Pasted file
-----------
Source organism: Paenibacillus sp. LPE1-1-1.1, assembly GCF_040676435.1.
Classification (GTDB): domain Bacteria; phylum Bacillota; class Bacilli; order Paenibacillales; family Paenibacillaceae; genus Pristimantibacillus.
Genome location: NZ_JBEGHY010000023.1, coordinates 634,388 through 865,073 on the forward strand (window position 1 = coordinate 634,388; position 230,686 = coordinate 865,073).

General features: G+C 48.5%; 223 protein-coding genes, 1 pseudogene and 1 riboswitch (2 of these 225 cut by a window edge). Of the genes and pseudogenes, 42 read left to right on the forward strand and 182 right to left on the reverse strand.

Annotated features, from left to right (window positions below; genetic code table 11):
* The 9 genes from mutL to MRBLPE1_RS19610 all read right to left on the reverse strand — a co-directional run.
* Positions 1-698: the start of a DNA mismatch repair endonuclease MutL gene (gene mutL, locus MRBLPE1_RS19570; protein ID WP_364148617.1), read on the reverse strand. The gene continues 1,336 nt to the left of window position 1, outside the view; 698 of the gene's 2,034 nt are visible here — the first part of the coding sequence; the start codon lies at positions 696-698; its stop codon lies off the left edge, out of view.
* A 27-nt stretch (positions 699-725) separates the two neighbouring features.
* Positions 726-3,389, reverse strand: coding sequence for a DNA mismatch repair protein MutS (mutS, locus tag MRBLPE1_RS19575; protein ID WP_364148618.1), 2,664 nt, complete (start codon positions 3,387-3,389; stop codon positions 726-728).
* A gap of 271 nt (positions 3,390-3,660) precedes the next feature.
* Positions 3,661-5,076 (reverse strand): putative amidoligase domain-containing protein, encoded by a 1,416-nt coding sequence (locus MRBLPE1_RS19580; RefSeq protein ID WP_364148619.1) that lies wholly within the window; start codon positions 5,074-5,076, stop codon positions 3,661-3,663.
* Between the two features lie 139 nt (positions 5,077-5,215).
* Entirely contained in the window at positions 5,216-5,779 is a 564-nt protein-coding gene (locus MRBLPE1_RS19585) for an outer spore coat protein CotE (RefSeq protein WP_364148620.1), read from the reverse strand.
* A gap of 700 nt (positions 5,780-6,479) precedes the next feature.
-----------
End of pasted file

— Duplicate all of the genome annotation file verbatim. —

Source organism: Paenibacillus sp. LPE1-1-1.1, assembly GCF_040676435.1.
Classification (GTDB): domain Bacteria; phylum Bacillota; class Bacilli; order Paenibacillales; family Paenibacillaceae; genus Pristimantibacillus.
Genome location: NZ_JBEGHY010000023.1, coordinates 634,388 through 865,073 on the forward strand (window position 1 = coordinate 634,388; position 230,686 = coordinate 865,073).

General features: G+C 48.5%; 223 protein-coding genes, 1 pseudogene and 1 riboswitch (2 of these 225 cut by a window edge). Of the genes and pseudogenes, 42 read left to right on the forward strand and 182 right to left on the reverse strand.

Annotated features, from left to right (window positions below; genetic code table 11):
* The 9 genes from mutL to MRBLPE1_RS19610 all read right to left on the reverse strand — a co-directional run.
* Positions 1-698: the start of a DNA mismatch repair endonuclease MutL gene (gene mutL, locus MRBLPE1_RS19570; protein ID WP_364148617.1), read on the reverse strand. The gene continues 1,336 nt to the left of window position 1, outside the view; 698 of the gene's 2,034 nt are visible here — the first part of the coding sequence; the start codon lies at positions 696-698; its stop codon lies off the left edge, out of view.
* A 27-nt stretch (positions 699-725) separates the two neighbouring features.
* Positions 726-3,389, reverse strand: coding sequence for a DNA mismatch repair protein MutS (mutS, locus tag MRBLPE1_RS19575; protein ID WP_364148618.1), 2,664 nt, complete (start codon positions 3,387-3,389; stop codon positions 726-728).
* A gap of 271 nt (positions 3,390-3,660) precedes the next feature.
* Positions 3,661-5,076 (reverse strand): putative amidoligase domain-containing protein, encoded by a 1,416-nt coding sequence (locus MRBLPE1_RS19580; RefSeq protein ID WP_364148619.1) that lies wholly within the window; start codon positions 5,074-5,076, stop codon positions 3,661-3,663.
* Between the two features lie 139 nt (positions 5,077-5,215).
* Entirely contained in the window at positions 5,216-5,779 is a 564-nt protein-coding gene (locus MRBLPE1_RS19585) for an outer spore coat protein CotE (RefSeq protein WP_364148620.1), read from the reverse strand.
* A gap of 700 nt (positions 5,780-6,479) precedes the next feature.